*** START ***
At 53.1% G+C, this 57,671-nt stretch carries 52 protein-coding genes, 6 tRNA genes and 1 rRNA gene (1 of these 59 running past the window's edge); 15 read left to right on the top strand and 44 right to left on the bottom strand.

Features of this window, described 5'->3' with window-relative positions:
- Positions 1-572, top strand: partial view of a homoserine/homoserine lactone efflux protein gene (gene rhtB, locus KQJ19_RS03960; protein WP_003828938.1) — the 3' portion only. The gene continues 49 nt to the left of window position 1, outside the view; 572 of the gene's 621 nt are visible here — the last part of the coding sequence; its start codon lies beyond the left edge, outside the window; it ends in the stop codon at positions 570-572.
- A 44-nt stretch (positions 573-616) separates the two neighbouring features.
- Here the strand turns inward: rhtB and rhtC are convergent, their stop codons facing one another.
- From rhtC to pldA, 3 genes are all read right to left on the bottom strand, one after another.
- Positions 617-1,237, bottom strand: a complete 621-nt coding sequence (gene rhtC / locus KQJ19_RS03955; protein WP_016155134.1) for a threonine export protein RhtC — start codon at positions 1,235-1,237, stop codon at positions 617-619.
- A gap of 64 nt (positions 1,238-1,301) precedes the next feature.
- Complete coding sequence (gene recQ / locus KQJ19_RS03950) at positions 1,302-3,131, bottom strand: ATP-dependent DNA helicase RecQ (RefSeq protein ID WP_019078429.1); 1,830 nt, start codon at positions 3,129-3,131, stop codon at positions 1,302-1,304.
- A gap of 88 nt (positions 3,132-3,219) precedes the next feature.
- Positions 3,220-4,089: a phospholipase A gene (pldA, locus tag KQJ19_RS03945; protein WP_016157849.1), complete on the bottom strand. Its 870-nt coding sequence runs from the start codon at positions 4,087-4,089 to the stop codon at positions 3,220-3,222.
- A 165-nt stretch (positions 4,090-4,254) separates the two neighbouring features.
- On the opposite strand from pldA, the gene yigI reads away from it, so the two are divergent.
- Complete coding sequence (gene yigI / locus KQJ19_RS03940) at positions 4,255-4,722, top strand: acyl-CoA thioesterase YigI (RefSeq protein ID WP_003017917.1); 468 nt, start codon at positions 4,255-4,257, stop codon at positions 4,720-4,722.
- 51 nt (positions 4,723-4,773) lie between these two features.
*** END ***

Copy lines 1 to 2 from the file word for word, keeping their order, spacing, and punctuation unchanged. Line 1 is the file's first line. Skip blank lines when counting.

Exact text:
At 53.1% G+C, this 57,671-nt stretch carries 52 protein-coding genes, 6 tRNA genes and 1 rRNA gene (1 of these 59 running past the window's edge); 15 read left to right on the top strand and 44 right to left on the bottom strand.

Features of this window, described 5'->3' with window-relative positions: